Recessed Lighting Spacing: Finding Just the Right Measurements for Your Room
Recessed lighting spacing requires a few simple calculations based on your manufacturer’s specifications.
There is a lot of information out there about recessed lighting spacing. Unfortunately, much of the information is incomplete. In general, the advice tends to make assumptions about the height of your ceiling, the width of your cans and the beam angle of your bulbs. As a result, advice like “if you have four-inch cans, space them four feet apart” is simply misleading. This will only be true for certain four-inch cans. In this article, I will discuss how to calculate the best recessed lighting spacing, based not on such general rules, but using precise measurements that you don’t even need to do yourself. I will also discuss how to calculate what bulbs to purchase if you already have recessed lighting installed.
DefinitionsFirst, I will define some general terms and provide some general principles and terms:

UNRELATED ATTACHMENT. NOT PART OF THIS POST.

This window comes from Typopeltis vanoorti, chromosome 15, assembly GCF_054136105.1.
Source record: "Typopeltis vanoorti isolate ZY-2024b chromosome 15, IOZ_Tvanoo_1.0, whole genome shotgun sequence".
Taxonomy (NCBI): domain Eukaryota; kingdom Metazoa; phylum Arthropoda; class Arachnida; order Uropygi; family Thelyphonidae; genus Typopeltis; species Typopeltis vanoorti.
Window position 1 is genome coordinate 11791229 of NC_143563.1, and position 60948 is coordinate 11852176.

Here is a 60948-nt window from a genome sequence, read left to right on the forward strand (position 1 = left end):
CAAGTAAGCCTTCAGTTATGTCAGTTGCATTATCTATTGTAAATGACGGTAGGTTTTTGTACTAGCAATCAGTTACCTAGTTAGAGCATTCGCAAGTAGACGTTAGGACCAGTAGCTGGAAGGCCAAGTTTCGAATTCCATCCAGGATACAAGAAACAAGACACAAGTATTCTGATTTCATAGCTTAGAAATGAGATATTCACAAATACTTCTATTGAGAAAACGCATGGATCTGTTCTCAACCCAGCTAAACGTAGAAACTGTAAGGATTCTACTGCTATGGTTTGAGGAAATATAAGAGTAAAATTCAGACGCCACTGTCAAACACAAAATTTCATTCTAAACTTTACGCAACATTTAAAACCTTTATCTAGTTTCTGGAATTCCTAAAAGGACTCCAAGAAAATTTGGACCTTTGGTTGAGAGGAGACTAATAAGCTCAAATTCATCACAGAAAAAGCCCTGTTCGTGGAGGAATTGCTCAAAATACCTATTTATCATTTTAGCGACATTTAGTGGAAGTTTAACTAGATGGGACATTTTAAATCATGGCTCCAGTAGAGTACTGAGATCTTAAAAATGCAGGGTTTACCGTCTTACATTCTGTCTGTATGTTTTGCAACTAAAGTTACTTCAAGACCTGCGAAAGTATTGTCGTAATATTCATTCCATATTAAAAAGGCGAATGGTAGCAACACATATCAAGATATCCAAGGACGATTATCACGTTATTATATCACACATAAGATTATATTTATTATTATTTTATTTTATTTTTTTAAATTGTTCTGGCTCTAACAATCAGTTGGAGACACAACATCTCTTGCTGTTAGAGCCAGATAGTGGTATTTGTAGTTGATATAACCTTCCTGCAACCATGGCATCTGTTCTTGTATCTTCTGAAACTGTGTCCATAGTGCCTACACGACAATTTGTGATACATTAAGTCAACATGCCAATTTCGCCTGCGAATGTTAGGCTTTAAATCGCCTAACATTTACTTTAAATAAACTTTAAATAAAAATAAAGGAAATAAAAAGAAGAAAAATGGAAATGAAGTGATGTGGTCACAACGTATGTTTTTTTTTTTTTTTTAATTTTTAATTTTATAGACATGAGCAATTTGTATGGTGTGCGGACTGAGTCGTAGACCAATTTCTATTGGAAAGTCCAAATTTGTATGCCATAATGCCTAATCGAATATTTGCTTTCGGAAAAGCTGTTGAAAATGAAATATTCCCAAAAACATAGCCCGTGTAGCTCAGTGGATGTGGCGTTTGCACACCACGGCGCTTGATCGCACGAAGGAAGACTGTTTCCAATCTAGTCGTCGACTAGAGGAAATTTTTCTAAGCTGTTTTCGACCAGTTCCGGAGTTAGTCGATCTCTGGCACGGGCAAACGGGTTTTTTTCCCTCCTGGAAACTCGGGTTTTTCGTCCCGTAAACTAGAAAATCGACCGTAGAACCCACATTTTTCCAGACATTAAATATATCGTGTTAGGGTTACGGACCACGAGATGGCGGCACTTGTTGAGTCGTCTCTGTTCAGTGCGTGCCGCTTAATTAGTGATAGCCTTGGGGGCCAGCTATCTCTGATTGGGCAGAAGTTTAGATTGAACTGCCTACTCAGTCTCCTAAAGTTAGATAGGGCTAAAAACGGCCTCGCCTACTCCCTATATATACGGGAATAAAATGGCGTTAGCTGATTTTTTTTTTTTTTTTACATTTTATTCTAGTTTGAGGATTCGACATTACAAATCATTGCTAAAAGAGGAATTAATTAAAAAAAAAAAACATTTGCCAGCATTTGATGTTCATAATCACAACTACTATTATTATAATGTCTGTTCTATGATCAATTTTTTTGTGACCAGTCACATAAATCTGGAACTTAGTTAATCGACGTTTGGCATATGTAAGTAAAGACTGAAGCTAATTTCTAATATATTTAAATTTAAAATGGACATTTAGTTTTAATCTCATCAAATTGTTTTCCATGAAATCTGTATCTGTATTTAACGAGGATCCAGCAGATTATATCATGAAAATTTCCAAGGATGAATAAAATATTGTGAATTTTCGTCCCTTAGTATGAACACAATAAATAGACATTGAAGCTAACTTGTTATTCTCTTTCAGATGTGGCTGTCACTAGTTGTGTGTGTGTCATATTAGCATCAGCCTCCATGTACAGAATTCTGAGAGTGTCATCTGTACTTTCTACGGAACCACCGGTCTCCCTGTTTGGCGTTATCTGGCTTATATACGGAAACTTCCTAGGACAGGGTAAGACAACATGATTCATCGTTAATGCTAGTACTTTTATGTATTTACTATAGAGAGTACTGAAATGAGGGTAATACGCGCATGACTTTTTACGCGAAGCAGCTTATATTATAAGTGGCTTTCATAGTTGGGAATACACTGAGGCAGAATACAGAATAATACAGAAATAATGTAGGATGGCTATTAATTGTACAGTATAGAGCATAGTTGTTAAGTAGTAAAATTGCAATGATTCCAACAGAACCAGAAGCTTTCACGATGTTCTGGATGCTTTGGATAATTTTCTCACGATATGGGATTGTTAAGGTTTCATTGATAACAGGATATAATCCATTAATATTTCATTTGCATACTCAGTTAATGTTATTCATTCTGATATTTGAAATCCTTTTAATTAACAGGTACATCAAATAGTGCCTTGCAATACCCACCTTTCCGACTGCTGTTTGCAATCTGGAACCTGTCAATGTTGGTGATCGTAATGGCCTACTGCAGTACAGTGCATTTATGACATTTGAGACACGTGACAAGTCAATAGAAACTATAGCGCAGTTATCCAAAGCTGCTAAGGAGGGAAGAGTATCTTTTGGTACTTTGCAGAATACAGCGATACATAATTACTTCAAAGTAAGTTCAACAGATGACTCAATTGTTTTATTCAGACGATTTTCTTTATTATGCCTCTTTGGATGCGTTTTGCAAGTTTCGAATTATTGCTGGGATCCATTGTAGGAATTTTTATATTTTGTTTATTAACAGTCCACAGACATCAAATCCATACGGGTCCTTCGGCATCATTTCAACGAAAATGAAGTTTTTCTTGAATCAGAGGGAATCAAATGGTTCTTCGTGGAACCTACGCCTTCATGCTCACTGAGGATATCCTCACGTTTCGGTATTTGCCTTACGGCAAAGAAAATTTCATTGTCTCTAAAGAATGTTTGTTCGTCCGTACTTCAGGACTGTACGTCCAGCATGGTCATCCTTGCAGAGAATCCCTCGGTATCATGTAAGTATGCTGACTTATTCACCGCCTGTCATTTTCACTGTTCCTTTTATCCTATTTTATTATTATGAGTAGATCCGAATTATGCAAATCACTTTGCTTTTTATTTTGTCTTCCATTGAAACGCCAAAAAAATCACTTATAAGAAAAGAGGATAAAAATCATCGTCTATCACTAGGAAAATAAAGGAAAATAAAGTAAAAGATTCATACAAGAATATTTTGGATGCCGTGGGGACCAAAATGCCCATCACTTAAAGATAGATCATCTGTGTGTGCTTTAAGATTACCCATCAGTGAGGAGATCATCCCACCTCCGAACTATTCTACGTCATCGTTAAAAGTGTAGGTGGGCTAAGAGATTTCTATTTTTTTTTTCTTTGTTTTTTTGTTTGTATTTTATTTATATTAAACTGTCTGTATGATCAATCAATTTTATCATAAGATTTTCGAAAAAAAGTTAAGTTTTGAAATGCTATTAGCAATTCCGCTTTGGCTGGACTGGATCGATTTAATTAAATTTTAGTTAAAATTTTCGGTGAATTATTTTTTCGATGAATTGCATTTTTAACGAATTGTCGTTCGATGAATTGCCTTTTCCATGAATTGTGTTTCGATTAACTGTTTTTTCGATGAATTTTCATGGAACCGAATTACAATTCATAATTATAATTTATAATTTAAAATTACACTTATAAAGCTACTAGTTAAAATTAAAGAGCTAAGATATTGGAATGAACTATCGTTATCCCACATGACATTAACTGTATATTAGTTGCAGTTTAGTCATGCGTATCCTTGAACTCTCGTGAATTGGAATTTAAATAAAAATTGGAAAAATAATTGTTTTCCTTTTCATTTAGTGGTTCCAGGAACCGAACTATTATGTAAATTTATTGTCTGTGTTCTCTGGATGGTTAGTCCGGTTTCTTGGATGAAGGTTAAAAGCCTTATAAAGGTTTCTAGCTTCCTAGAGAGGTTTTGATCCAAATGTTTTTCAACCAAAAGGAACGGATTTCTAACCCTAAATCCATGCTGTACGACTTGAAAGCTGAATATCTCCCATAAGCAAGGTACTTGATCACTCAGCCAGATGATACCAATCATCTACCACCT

Spacing: The distance between recessed lighting cans.
Spacing Criterion: This is a number used for calculating the light from two light sources such that the light where the two light sources meet is equally as bright as the light directly under one source.
Beam Angle: Since most recessed lighting is directed light (it shines in one direction only), this beam has an angle that is important for calculating the spacing criterion.
Mounting Height: This is the distance between your recessed lights and what you are trying to illuminate. Note that if you are illuminating, for example, a countertop, this is the distance between your ceiling and the countertop, not the distance between your ceiling and the floor.
Application and CalculationsThe most important number for calculating your recessed lighting spacing is the Spacing Criterion (SC). Unfortunately, unless you have access to the light fixtures themselves as well as to a light meter, you won’t be able to calculate this number. Fortunately, manufacturers of recessed light fixtures usually do this work for you. When purchasing your light fixture, look for the “Spacing Criterion”, “SC”, “Space to Mounting Height Ratio”, “S/M Ratio” or “S/M”. This will usually be a number between about 0.5 and 1.5.